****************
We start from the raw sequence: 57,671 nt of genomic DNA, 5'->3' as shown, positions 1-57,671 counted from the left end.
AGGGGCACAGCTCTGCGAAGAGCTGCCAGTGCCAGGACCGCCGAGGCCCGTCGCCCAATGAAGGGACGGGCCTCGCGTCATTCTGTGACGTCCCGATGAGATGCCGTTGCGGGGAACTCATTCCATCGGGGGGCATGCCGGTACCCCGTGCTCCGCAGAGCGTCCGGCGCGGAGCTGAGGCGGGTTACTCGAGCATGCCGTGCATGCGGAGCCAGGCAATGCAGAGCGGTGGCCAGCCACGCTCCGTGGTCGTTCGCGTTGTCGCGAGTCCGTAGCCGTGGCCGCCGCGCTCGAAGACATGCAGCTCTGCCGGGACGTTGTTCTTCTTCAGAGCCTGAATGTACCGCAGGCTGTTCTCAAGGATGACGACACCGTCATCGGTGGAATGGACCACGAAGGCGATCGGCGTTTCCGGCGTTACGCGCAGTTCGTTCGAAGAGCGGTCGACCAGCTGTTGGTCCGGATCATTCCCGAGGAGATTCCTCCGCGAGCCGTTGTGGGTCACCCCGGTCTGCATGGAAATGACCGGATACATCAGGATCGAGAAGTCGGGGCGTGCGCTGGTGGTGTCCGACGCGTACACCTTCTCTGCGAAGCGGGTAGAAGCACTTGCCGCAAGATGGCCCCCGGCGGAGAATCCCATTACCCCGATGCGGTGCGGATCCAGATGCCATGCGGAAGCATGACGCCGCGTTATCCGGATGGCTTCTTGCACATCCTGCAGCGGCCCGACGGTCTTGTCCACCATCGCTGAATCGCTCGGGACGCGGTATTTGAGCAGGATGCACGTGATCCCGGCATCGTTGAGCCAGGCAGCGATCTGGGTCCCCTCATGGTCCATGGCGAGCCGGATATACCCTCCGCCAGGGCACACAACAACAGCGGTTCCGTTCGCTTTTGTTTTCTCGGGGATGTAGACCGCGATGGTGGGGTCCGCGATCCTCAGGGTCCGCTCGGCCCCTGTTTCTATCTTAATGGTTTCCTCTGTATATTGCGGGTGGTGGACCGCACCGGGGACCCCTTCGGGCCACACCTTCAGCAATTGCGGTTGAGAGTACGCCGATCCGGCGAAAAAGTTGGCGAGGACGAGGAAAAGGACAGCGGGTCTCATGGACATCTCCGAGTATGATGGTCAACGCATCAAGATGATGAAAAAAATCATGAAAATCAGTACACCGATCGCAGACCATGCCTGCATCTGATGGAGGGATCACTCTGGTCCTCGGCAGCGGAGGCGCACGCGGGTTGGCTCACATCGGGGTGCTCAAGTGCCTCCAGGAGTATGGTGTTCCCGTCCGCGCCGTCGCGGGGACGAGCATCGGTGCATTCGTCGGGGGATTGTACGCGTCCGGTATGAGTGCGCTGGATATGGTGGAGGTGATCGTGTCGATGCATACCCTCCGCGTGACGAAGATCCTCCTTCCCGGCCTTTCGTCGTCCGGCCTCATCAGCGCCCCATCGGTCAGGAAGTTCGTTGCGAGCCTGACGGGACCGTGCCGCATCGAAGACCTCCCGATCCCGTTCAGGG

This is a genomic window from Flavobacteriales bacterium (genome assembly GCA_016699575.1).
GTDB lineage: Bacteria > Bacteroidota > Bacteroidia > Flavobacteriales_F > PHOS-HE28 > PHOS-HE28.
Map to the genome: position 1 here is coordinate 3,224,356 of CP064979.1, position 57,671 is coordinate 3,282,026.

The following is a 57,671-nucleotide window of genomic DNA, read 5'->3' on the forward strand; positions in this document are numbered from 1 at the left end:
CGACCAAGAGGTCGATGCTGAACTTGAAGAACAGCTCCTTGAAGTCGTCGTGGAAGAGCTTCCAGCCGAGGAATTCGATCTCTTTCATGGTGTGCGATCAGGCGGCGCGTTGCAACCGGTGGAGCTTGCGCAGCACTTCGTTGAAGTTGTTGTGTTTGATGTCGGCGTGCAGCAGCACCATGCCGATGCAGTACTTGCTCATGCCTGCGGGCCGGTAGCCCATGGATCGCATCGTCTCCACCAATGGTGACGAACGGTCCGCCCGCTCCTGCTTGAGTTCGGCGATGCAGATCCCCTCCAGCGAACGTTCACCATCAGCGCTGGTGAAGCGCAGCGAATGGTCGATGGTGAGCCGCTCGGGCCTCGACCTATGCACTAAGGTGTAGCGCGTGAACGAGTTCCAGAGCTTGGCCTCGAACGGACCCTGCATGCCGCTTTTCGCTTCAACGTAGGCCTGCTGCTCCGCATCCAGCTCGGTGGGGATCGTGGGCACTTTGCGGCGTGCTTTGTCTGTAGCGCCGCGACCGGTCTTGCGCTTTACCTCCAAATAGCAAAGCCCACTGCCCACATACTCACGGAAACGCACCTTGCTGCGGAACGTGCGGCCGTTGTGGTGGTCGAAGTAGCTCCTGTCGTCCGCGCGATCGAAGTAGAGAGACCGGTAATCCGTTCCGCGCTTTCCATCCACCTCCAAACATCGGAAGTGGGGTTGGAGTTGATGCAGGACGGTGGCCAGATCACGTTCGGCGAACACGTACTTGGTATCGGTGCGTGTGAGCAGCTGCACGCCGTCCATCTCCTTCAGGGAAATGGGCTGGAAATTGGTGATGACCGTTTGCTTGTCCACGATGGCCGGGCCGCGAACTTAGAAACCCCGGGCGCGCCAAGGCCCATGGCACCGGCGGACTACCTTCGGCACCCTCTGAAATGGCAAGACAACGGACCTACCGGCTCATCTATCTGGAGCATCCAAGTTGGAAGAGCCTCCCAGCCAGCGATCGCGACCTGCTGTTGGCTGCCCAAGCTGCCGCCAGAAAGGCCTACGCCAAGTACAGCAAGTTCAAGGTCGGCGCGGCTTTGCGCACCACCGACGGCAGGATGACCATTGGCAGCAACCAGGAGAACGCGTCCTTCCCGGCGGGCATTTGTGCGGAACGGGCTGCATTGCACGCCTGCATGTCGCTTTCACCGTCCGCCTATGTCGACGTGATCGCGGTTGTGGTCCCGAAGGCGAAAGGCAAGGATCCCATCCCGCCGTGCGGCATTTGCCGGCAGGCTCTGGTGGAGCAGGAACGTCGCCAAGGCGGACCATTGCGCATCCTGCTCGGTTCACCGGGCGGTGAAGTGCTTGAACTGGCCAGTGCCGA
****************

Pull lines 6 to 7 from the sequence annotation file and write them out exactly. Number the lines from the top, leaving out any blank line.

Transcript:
The following is a 57,671-nucleotide window of genomic DNA, read 5'->3' on the forward strand; positions in this document are numbered from 1 at the left end:
CGACCAAGAGGTCGATGCTGAACTTGAAGAACAGCTCCTTGAAGTCGTCGTGGAAGAGCTTCCAGCCGAGGAATTCGATCTCTTTCATGGTGTGCGATCAGGCGGCGCGTTGCAACCGGTGGAGCTTGCGCAGCACTTCGTTGAAGTTGTTGTGTTTGATGTCGGCGTGCAGCAGCACCATGCCGATGCAGTACTTGCTCATGCCTGCGGGCCGGTAGCCCATGGATCGCATCGTCTCCACCAATGGTGACGAACGGTCCGCCCGCTCCTGCTTGAGTTCGGCGATGCAGATCCCCTCCAGCGAACGTTCACCATCAGCGCTGGTGAAGCGCAGCGAATGGTCGATGGTGAGCCGCTCGGGCCTCGACCTATGCACTAAGGTGTAGCGCGTGAACGAGTTCCAGAGCTTGGCCTCGAACGGACCCTGCATGCCGCTTTTCGCTTCAACGTAGGCCTGCTGCTCCGCATCCAGCTCGGTGGGGATCGTGGGCACTTTGCGGCGTGCTTTGTCTGTAGCGCCGCGACCGGTCTTGCGCTTTACCTCCAAATAGCAAAGCCCACTGCCCACATACTCACGGAAACGCACCTTGCTGCGGAACGTGCGGCCGTTGTGGTGGTCGAAGTAGCTCCTGTCGTCCGCGCGATCGAAGTAGAGAGACCGGTAATCCGTTCCGCGCTTTCCATCCACCTCCAAACATCGGAAGTGGGGTTGGAGTTGATGCAGGACGGTGGCCAGATCACGTTCGGCGAACACGTACTTGGTATCGGTGCGTGTGAGCAGCTGCACGCCGTCCATCTCCTTCAGGGAAATGGGCTGGAAATTGGTGATGACCGTTTGCTTGTCCACGATGGCCGGGCCGCGAACTTAGAAACCCCGGGCGCGCCAAGGCCCATGGCACCGGCGGACTACCTTCGGCACCCTCTGAAATGGCAAGACAACGGACCTACCGGCTCATCTATCTGGAGCATCCAAGTTGGAAGAGCCTCCCAGCCAGCGATCGCGACCTGCTGTTGGCTGCCCAAGCTGCCGCCAGAAAGGCCTACGCCAAGTACAGCAAGTTCAAGGTCGGCGCGGCTTTGCGCACCACCGACGGCAGGATGACCATTGGCAGCAACCAGGAGAACGCGTCCTTCCCGGCGGGCATTTGTGCGGAACGGGCTGCATTGCACGCCTGCATGTCGCTTTCACCGTCCGCCTATGTCGACGTGATCGCGGTTGTGGTCCCGAAGGCGAAAGGCAAGGATCCCATCCCGCCGTGCGGCATTTGCCGGCAGGCTCTGGTGGAGCAGGAACGTCGCCAAGGCGGACCATTGCGCATCCTGCTCGGTTCACCGGGCGGTGAAGTGCTTGAACTGGCCAGTGCCGA